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Rushing Delivery for Russian Defectors
WeatherViolet from United States
10 January 2010
And now we're up to the first "Murder, She Wrote" episode centering
around the theme of espionage and international intrigue, this produced
during the age of Russia's Soviet rule, when would-be defectors sought
asylum outside the Iron Curtain Bloc nations.
When Leo Peterson (Hurd Hatfield) invites old friend Jessica Fletcher
(Angela Lansbury) to a Boston performance of a Russian ballet, she
travels into Massachusetts, without knowing the resulting number of
visitors who would accompany her or follow her back into Maine.
Nagy (Adam Gregor) greets Leo and Jessica at the theatre, handing them
programs, Jessica's from the top, and Leo's from the bottom, his
containing a secret message, which causes him to excuse himself from
the seating area long enough to meet Skip Fleming (James Carroll
Jordan) backstage, and to unlock a window leading onto the fire escape,
before returning to accompany Jessica for the performance, or at least
part of it....
Alexander Masurov (George De La Pena) serves as male ballet dancer,
with six ballerina's at his side, including the brunette Natalia
Masurov (Vicki Kriegler) and the blonde Irina Katsa (Kerry Armstrong),
in symmetrical formation.
Velma Rodecker (Jessica Nelson), an anti-Communist protester, sneaks
through the open window and onto center stage, to interrupt the program
with her boisterous political message, when a near riot erupts, and Leo
ushers Jessica from the theatre and into an awaiting limousine in the
parking area, this chauffeured by Alexander Masurov, with Natalia
Masurov at his side, they disguised as servants, thus whisking Jessica
and Leo from Boston, to allude Soviet authorities.
Major Anatole Karzof (William Conrad), a KGB agent, arrives at the
theatre to investigate the defection, along with Sergeant Kevin Hogan
(Read Morgan), and soon FBI Agent O'Farrell (Dane Clark) and FBI Agent
Dewey Johnson (Patrick Thomas), by which time a body is discovered in
the dressing room.
So, now how to protect the defectors when murder compounds their
difficulties? The ever-resourceful Jessica must first figure how to
shelter Leo, Alexander and Natalia from spies and authorities alike,
and then to try to solve the murder from her long-distance vantage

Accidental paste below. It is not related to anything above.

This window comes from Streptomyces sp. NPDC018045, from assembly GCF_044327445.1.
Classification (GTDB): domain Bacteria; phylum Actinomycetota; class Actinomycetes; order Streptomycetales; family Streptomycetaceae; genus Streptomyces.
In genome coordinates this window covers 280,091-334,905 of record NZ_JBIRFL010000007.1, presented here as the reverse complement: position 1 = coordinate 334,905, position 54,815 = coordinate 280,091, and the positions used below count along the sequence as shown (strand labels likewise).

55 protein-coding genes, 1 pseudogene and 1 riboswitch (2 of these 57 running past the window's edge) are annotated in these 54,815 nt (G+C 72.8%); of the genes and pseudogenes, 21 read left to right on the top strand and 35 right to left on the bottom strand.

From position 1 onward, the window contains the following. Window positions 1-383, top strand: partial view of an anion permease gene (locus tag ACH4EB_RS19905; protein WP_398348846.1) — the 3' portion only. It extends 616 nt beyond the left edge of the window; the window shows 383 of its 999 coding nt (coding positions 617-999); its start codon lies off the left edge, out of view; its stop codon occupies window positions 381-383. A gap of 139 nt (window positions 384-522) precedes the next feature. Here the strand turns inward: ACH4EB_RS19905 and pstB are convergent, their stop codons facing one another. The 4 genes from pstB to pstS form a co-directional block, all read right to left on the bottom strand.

point of Cabot Cove.
Jessica finds it best to confide in Captain Ethan Cragg (Claude Akins),
to help to blend Alexander and his thick Russian accent into their New
England community, and so Ethan finds Alexander an assistantship
position with fellow fisherman Palmer Eddington (Paul Rudd), and even
the sharp and observant Sheriff Amos Tupper (Tom Bosley) is initially
unable to determine that Alexander is anything but a new Cabot Cove
But soon Cabot Cove and, particularly, Jessica's residence, becomes
humming with visitors, in search of Alexander and Natalia. When Serge
Berensky (Anthony De Longis) enters under the guise of a telephone
repairman, Jessica politely directs him toward the telephone which she
secretly deems most optimal to plant the bugging device, which he
ultimately uses to transmit signals to a sailboat in the harbor,
complete with radio equipment to communicate with the KGB agents.
When Major Anatole Karzof arrives to give the Fletcher residence the
once-over, Jessica complies, as Leo and the others remain in sanctuary.
And after watching a Boston television news report, with Steve Arvin as
TV Reporter, featuring the ballet scene, Jessica suddenly realizes
whodunit, as "Death Takes a Curtain Call." This episode marks the most
recent acting roles to date each by Vicki Kriegler and Steve Arvin, the
first of two "MSW" performances for Dane Clark, the first of three
guest starring roles for Hurd Hatfield, the first of four appearances
for James Carroll Jordan, and fourth and final "MSW" appearance of
Claude Akins in his roles as Cabot Cove fisherman, Captain Ethan Cragg.
Claude Akins, acting since 1953, Dane Clark, acting since 1940, William
Conrad, acting since 1958, and Hurd Hatfield, acting since, 1944, have
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